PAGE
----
Last October, the convocation passed a resolution during its annual convention calling on Episcopalians in Europe to engage in a period of renewed commitment to its ministry of welcome to refugees, education on the issues, working ecumenically and “advocating for just and compassionate policies at national and international levels that strengthen reception and integration of new migrant populations in our midst.”

Whalon said it has been “so heartening to see how, across the board, our 21 churches in Europe have responded to the current refugee crisis. Even our smallest have been raising funds by hosting dinners, visiting camps with goods and food, and showing the love of Christ to all they meet.”

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Conditions in the Calais camp are often described as miserable, leading to it being branded the “Jungle.” Photo: Regan du Closel

With the dismantling of the Calais camp and border closures implemented between Greece and Macedonia, one of the main transit points for refugees entering Europe, the challenges are far from over. Meanwhile, the fears of what the influx of refugees will mean for Europe’s security only seems to be intensifying.

Closel acknowledged the deeply divided opinions throughout Europe. “On the one hand, there is the urge among individuals to welcome and to share, and examples of this almost everywhere,” she said. “On the other, there is rejection based on fear, a large and amorphous fear of losing cultural identity, a fear of differences too great to be bridged easily, … a fear of losing property value, of being robbed materially and morally, a fear of invasion, a fear of Islamization, a fear of state support not big enough to go around. And these fears are not being addressed rationally or constructively, so they can only fester and grow. Many eyes in France are on Donald Trump, a benchmark of sorts of where that fear can take us.”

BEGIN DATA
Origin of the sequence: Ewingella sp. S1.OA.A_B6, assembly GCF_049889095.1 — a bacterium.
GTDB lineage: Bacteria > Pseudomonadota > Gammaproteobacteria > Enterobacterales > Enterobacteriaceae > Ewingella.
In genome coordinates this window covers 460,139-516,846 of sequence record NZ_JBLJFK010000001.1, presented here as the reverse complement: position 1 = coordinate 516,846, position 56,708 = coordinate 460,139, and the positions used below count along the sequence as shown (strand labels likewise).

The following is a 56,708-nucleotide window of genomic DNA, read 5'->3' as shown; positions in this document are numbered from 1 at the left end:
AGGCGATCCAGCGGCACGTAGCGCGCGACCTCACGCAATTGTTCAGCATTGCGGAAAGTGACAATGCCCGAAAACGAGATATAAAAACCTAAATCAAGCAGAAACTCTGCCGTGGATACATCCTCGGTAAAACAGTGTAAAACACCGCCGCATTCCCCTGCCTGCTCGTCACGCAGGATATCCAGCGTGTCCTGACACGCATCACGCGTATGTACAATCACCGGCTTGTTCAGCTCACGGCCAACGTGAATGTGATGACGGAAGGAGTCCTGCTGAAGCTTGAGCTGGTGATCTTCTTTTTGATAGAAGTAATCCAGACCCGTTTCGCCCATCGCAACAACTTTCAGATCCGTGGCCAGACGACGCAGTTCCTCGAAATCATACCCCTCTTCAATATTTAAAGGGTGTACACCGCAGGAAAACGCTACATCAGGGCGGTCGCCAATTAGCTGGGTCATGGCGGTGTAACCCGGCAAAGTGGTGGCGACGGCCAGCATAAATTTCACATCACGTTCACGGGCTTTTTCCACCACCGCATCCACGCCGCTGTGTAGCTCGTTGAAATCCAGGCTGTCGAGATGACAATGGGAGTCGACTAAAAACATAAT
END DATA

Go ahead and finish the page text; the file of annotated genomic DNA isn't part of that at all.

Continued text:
But the more Closel gets to know the refugees, both in Paris and in the Calais camp, she sees “survivors in a great sense, and their trials have given them an endurance that we who live such relatively soft lives can only imagine.”

Closel identifies as someone who has always been at the crossroads between cultures, considered European in the United States and not quite French in France.

Born in Geneva, Switzerland, to American parents, she lived in Paris from age 2 to age 8, and was baptized at the American Cathedral. For the next 20 years she lived in the U.S. and returned to France, where she has lived and worked for the past 30 years.

“In many aspects of my life, I have felt as if I am on the outside looking in,” she said, which has helped her to identify with the refugees “who have been thrown onto the roads despite themselves, and who have come all the way to the north of France looking for the chance to work again, to use their skills and will and make a life for themselves, and who find the doors barred and rejection everywhere they turn.”

Conditions in the Calais camp are often described as miserable, leading to its nickname "The Jungle. Photo: Regan du Closel

Conditions in the Calais camp are often described as miserable, leading to it bein g branded “The Jungle.” Photo: Regan du Closel

It is this experience that has inspired Closel to take on the mission of developing aid and understanding for the refugees, “which speaks to my deep values of cross-cultural understanding and enrichment, giving each person his or her place in the sun, and creating a more equitable playing field.”

Resources for education and response

  • The most recent updates from Episcopal Relief & Development about its response to the refugee crisis, as well as ways to donate, are available here.
  • Episcopal Migration Ministries, the refugee resettlement service of the Episcopal Church, works with local resettlement partners, congregations, and individual volunteers to welcome refugees to the United States from the world’s most war-torn places.

– Matthew Davies is an editor/reporter of the Episcopal News Service.